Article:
For PLA: Infill: 100% – Speed: 50mm/s – Shells: 1 (or shell thickness: 0.4) – Temperature: 215°C – resolution: 0.2 to 0.3 (up to you).
For ABS: Infill: 100% – Speed: 50mm/s – Shells: 1 (or shell thickness: 0.4) – Temperature: 235°C – resolution: 0.2 to 0.3 (up to you).

We also recommend using a raft, as this will get you around any potential warping problems. If you are a bit short on filament, you can choose to only use 20% infill for the 3 ghosts of the Simple Ghost Pack. The Scary Ghost keyring however, as it is very thin already as a model, should be printed with 100% infill.

Cura enables you to put all the ghosts on the printbed in one go, then print them one after the other. Although this may look practical, it quickly becomes messy if there is even just a hint of a problem. So just print one ghost after another, even if that means spending a bit more time with the slicer software, as you will need to slice one ghost after the other.

Step three: Preparing your printer

Before sending your sliced file to your printer, you will need to do the following check-ups on your printer. Level your printbed. Install the spool with the glow-in-the-dark filament. Check your printbed again, so you are 100% sure it is perfectly levelled! The use of blue painters tape to make the first layer stick may be necessary. Optionally, we recommend using Elmer’s glue (for our European readers: use a Pritt stick) and put some glue on the exact spot where your ghost will be printed. You are set.

Turn on your printer, the printbed (if applicable) and let it all heat up.

Step four: Print all your ghosts

Hit print. Not much to add here, just print as many ghosts as you want.

Step five: Removing your prints & post-processing them

After you have finished printing your ghosts, let them cool down and take them off the printbed. Should they stick, use a spatula on one of its edges and gently push the spatula forward until the 3D printed parts pops off the printbed. If you destroy the painters tape in the process, you must renew it, before you print a new ghost. Also, it may wear out with time, so it will need replacement after a few prints. You will notice one the filament does not stick anymore.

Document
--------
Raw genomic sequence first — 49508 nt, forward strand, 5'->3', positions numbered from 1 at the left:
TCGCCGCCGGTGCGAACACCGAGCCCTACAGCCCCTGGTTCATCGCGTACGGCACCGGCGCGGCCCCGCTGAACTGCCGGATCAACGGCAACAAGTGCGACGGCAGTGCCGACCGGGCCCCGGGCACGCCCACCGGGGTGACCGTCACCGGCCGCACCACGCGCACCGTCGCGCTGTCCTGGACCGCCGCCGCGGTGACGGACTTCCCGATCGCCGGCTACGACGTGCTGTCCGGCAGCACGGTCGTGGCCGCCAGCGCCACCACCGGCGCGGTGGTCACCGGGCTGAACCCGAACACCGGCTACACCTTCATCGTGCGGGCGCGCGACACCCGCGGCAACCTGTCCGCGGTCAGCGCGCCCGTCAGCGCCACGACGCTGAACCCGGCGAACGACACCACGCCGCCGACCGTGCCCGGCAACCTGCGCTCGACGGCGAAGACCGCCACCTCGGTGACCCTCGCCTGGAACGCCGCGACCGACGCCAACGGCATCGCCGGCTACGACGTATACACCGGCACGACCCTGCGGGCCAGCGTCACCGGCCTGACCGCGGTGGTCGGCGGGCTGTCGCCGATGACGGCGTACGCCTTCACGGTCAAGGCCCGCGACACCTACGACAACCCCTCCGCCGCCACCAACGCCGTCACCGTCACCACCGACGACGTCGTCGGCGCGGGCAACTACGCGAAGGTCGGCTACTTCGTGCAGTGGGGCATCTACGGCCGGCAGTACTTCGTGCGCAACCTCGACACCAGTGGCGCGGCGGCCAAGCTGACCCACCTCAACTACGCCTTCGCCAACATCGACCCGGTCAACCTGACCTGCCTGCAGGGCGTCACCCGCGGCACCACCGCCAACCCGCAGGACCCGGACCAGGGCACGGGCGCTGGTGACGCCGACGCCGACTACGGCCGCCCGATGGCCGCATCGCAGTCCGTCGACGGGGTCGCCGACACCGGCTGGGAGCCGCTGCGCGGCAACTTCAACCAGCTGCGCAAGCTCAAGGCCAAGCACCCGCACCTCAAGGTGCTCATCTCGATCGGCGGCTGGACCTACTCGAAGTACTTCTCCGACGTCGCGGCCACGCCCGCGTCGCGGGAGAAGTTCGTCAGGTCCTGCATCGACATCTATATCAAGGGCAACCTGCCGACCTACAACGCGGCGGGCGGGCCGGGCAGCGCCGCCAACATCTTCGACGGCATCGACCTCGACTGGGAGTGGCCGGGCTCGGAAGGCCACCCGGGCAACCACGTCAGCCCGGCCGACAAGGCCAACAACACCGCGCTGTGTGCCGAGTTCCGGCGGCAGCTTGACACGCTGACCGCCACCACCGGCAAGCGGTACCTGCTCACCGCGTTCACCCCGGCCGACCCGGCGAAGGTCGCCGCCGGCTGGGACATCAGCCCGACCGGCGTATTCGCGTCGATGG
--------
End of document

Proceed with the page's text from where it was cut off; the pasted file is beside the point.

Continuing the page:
Take your ghosts, gently break away the rafts (if you printed them with rafts) and clean any sharp edges with fine sanding paper.

Step six: Add the magnets

With your scissors, cut small strips of the magnet tape, so that they fit over the whole body length of each ghost. Magnetic tape does not have real strong magnetic properties, so better use a bit more tape than not enough. You don’t want your ghosts falling of the fridge all the time, do you? Alternatively, you can use small flat magnets or, for super stickiness, use neodymium magnets.

Glue your magnetic strip or your magnet to the ghost. We do prefer using universal glue (although it takes a bit longer to dry then superglue), as it far less messy and more forgiving then cyanoacrylate. If universal glue is your choice, putting some clamps onto the glued ghost will help achieve perfect adhesion.

Once dried, you can put up ghosts on any (ferrous) metallic surface throughout your house. If you want them to glow quite brightly, just “charge” them by using a high-powered flashlight.

Enjoy a scary Halloween!

Tip: Alternatively, you can also drill small holes into the top part of the three ghosts from the “Simple Ghost Pack” and transform them into glowy keyrings. The scary Ghost was already intended to be used as a keyring and comes with a preset hole. These keyrings can prove quite valuable if you lose your keys in complete darkness. They will absorb the light from a passing flashlight and will be easily found through their glowing if you don’t manage to see them immediately.

By the way, if you are looking to buy either glow ABS or PLA, we recommend the following vendors:

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3d Printing Mag - November 3, 2014

Uhuhuhuhuuu 🙂